Thursday, October 29, 2009

Artist's statement for HOME? - opening 11.11.09

I am fascinated by the notion of “home.” Is it a physical place, a building, a structure, a house? Is it a state of being, a sense of safety, of being provided for, of identity? And what does it mean to be homeless: practically, spiritually, emotionally?

Since 1993 I’ve been buying and collecting homeless signs from people on the streets, in subways, under bridges, in cities near and far. It began from an awkwardness I felt when I’d pull up to an intersection and encounter a person holding a sign, asking for help. Like many people I wrestled with whether or not I was doing good by giving them money, wondered if they would spend the money on food or alcohol or drugs. Mostly I struggled with my moral obligations, and how my own choices contributed in conscious or unconscious ways to the poverty I was witnessing. I struggled with the unfairness of the lives people are born into, the physical, mental and psychological handicaps. And in my struggle I often avoided eye contact with those on the street, unwilling to really “see” them, and in doing so avoided seeing parts of myself.

All of that changed once I began asking them if they were willing to sell their signs. Immediately the dynamic changed between us, as we both had something the other wanted. I became very comfortable with the negotiations, and ultimately very comfortable in conversation with the homeless. I began to see them and hear them, and realized how vastly different they (and their stories) were. Some of my encounters were quite touching, and years later I can still remember many of them: the woman who cried telling me that the sign I’d bought had been made by her late husband, the many who asked me why I wanted the signs and were fascinated and inquisitive about using them in artwork, the very intoxicated man who wanted to autograph the sign before turning it over. My relationship to the homeless has been powerfully altered.

As a graphic designer for much of my professional career, I also marveled at the typography of the signs themselves, and the messages that were written. Wondering about the choices made by each person in the way they wrote, the size and legibility of the letters, the words they decided mattered enough to be on the signs. And occasionally the drawings, the humor, the typos.

I see the signs now as signposts of my own journey, inward and outward, of reconciling my life and my judgments with the plight of the homeless, and even with the notions of home, goodness, and compassion. Part of the passion that drives me to share this work with others is so that they too might examine their own.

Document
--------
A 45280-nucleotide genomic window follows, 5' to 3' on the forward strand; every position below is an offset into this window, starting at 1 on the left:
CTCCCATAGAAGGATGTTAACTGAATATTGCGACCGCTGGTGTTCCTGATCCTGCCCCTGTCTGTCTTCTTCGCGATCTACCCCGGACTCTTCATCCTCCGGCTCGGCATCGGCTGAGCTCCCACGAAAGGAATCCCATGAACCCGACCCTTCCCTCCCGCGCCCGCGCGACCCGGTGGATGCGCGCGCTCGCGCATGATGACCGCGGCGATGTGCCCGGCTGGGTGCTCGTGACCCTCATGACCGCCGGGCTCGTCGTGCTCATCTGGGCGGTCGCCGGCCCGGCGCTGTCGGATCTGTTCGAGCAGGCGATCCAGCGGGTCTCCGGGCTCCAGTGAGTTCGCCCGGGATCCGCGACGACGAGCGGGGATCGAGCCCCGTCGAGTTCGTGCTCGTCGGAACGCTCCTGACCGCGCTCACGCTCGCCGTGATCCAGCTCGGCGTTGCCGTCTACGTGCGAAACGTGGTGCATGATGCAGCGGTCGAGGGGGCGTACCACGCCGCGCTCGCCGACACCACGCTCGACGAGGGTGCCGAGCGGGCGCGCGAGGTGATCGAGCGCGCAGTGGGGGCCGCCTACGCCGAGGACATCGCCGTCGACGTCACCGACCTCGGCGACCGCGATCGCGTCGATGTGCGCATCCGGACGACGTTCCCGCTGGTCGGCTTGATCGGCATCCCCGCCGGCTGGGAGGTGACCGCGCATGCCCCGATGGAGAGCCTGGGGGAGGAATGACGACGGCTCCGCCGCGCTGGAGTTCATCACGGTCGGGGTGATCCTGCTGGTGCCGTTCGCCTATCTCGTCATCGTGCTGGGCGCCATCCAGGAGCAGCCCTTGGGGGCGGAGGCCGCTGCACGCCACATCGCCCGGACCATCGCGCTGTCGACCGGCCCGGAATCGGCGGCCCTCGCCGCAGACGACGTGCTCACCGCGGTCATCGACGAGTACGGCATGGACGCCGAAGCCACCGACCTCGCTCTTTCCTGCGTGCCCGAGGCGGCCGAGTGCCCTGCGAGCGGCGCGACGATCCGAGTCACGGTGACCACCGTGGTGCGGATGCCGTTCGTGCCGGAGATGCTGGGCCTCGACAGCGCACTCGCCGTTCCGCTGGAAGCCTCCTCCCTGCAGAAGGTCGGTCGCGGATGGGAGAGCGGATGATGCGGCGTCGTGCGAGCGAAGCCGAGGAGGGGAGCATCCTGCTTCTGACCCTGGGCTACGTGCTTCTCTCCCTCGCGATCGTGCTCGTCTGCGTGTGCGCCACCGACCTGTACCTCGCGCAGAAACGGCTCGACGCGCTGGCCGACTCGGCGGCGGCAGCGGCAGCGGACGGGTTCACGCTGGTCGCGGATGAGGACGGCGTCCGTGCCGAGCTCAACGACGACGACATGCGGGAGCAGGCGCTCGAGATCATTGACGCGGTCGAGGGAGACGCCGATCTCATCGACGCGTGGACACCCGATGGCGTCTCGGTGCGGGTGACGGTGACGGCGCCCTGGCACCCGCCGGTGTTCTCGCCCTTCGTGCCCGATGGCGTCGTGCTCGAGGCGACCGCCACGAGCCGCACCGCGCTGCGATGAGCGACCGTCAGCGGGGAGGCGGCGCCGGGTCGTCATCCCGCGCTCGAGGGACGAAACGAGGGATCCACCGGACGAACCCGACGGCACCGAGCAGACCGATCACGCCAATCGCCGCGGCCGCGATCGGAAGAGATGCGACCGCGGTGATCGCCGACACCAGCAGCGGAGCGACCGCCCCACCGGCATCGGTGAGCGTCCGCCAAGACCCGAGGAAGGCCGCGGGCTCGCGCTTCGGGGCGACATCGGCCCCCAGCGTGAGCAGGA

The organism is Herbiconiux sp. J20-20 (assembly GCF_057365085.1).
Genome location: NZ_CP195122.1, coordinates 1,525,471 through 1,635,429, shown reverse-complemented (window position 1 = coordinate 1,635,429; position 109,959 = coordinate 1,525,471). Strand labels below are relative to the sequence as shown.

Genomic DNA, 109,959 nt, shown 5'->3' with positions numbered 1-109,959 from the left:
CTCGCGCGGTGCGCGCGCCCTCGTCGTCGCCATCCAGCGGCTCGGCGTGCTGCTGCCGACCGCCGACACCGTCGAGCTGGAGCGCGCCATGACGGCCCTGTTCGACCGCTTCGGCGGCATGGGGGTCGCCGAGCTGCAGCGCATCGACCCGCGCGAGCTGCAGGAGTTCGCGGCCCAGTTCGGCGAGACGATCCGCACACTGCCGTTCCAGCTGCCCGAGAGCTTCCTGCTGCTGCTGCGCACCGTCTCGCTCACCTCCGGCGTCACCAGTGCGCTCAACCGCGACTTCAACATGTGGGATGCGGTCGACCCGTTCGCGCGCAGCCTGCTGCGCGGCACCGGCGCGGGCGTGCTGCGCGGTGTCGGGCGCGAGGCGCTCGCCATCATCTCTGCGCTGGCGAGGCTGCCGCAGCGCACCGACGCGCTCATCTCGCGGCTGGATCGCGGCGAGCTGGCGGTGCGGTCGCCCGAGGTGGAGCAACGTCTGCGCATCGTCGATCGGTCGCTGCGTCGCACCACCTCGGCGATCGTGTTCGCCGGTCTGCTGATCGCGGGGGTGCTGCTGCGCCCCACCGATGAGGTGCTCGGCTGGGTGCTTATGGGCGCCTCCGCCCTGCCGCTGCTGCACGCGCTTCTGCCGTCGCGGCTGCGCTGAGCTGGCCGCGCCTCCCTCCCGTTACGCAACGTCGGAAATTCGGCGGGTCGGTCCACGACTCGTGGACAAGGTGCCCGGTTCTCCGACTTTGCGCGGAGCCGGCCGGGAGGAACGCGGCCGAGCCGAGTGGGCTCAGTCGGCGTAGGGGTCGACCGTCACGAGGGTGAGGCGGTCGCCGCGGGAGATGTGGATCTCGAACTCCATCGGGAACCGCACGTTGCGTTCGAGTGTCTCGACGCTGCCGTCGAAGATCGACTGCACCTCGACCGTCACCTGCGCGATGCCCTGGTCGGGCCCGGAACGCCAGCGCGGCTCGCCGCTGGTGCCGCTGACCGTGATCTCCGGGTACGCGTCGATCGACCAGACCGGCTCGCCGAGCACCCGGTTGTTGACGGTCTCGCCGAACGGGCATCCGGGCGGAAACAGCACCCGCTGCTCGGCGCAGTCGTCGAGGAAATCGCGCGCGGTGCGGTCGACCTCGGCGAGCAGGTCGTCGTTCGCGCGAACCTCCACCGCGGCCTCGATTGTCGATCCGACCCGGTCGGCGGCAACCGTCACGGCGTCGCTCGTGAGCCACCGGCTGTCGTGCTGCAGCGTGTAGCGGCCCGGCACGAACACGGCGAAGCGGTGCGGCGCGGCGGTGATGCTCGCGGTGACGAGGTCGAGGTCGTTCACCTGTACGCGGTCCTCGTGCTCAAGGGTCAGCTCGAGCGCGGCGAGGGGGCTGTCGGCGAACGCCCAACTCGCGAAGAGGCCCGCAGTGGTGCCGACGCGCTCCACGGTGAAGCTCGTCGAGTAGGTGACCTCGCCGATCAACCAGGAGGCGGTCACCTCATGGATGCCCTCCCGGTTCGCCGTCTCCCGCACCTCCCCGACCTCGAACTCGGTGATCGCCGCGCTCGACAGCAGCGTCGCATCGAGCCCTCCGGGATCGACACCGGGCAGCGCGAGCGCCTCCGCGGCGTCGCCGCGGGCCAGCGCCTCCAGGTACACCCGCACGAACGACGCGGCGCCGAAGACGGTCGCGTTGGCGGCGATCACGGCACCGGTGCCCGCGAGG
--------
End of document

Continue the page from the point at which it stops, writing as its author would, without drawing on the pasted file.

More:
Willie Baronet


  1. Perhaps thou shalt say: The man has brought upon himself his misery; therefore I will stay my hand, and will not give unto him of my food, nor impart unto him of my substance that he may not suffer, for his punishments are just--
    But I say unto you, O man, whosoever doeth this the same hath great cause to repent; and except he repenteth of that which he hath done he perisheth forever, and hath no interest in the kingdom of God.
    For behold, are we not all beggars? Do we not all depend upon the same Being, even God, for all the substance which we have, for both food and raiment, and for gold, and for silver, and for all the riches which we have of every kind?
    And behold, even at this time, ye have been calling on his name, and begging for a remission of your sins. And has he suffered that ye have begged in vain? Nay; he has poured out his Spirit upon you, and has caused that your hearts should be filled with joy, and has caused that your mouths should be stopped that ye could not find utterance, so exceedingly great was your joy.
    And now, if God, who has created you, on whom you are dependent for your lives and for all that ye have and are, doth grant unto you whatsoever ye ask that is right, in faith, believing that ye shall receive, O then, how ye ought to impart of the substance that ye have one to another.
    And if ye judge the man who putteth up his petition to you for your substance that he perish not, and condemn him, how much more just will be your condemnation for withholding your substance, which doth not belong to you but to God, to whom also your life belongeth; and yet ye put up no petition, nor repent of the thing which thou hast done.
    I say unto you, wo be unto that man, for his substance shall perish with him... (Mosiah 4:17-23)

  2. Thank you anonymous, for this post. It is spot on. Blessings.